Terrorists often gauge success of their actions based on media coverage of their propaganda and of the fear mongering through psychological warfare that results in panic.

When President Obama said that he would not negotiate on this issue, and that he would not bend towards this ransoming of the good faith and credit of the US, he really cannot. The US government already has a policy of not negotiating with terrorists whether they be foreign, OR domestic.

So let’s be honest and call this what it is…….financial terrorism.


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SCOTUS Chastises Congress and the Executive Branches

by run 75411

Update:  Beverly Mann adds this note lifted from comments:

The Supreme Court is rarely in session. It’s seasonal, part-time work. They usually hear argument in 10 cases a month, seven months a year. In December, they didn’t hear even that many.
There’s really sooo much that can, and should, be said about the issue of (virtually universal lack of) access to the Supreme Court, and its repercussions. Roberts’ bizarre, cutesy annual report is … oh … I don’t know …characteristically hubristic?

SCOTUS Chastises Congress and the Executive Branches

A pencil and piece of paper was all Clarence Earl Gideon needed to state his case of being denied council in court after being accused of robbery and sentenced to prison. Gideon did get a review of his case under a violation of his 6th Amendment rights to council. Today it is near to impossible for the same to occur and the probability of achieving a review by SCOTUS would be akin to a grain of sand on a Florida beach. The highest court in the nation reviews issues and issues opinions for an ~85 cases/year few of which would be of the same stature as Gideon’s. It is all about who gains access to the court. Filing a petition is no easy task and the cost of which runs ~$3,000 for a dozen or so copies. The days of Gideon are long gone.

Why would I bring this up on an Economics board? Most recently Chief Justice Roberts got into the Congressional/Executive fray and their battle over finding a solution to the hypothetical fiscal cliff.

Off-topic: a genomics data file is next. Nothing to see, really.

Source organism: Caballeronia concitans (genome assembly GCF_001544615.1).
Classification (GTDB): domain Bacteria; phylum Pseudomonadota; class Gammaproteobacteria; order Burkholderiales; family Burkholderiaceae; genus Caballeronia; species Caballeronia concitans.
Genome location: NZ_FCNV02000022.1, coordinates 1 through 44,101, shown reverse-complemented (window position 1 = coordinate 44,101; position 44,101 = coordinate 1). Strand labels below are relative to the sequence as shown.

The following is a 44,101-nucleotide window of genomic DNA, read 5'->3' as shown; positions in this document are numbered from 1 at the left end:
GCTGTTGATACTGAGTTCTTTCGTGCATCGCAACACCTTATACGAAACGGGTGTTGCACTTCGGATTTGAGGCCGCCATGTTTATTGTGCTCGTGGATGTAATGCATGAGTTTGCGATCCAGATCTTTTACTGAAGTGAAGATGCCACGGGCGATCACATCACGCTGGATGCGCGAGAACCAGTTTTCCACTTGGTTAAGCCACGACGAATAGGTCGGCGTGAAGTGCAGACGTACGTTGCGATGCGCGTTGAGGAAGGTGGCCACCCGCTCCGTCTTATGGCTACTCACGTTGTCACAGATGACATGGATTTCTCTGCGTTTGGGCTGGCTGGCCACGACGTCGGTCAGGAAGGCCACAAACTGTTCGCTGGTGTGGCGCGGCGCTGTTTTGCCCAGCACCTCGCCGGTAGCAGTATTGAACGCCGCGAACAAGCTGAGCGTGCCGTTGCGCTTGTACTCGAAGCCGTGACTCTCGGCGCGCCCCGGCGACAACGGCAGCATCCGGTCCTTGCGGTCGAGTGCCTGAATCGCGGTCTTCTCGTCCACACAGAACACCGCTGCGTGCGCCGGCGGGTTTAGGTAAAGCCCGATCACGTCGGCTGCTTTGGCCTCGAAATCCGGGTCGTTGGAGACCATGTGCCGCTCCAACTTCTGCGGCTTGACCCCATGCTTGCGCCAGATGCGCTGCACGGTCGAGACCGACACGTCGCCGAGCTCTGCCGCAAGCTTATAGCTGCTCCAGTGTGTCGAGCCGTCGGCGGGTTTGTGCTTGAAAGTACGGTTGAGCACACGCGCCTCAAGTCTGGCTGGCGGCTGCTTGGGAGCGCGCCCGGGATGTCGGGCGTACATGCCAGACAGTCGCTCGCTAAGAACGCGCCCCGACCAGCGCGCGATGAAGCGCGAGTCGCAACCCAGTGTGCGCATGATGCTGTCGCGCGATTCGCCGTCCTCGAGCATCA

Our country faces new challenges, including the much-publicized ‘fiscal cliff’ and the longer-term problem of a truly extravagant and burgeoning national debit,” he wrote. “No one seriously doubts that the country’s fiscal ledger has gone awry. The public properly looks to its elected officials to craft a solution.” 

Chief Justice Prods Congress to Resolve Budget Talks and Control National Debt,
Roberts goes on to add;

The federal judiciary makes do with a budget appropriation of about $7 billion, he wrote, “a mere two-tenths of 1 percent of the United States’ total budget of $3.7 trillion.”
“Yes,” he went on, “for each citizen’s tax dollar, only two-tenths of one penny goes toward funding the entire third branch of government!”

That is notable cost control and Roberts cites how much it costs each citizen to have access to SCOTUS. The Robert’s SCOTUS saw an ~ 64 cases last year which is down from the typical 75-85 cases seen yearly and down even further from the 1963 cases reviewed by SCOTUS. By reviewing fewer cases, the Roberts SCOTUS controls costs and further reduces the probably of another Gideon achieving review. This is not true cost control, his waxing elegantly on how SCOTUS achieves reduced costs is suspect, and comes at the expense of the citizenry. Instead of working 8 hour days (if they were hourly), SCOTUS now works 7 hour days and produces less.

Less throughput and a selective one at best.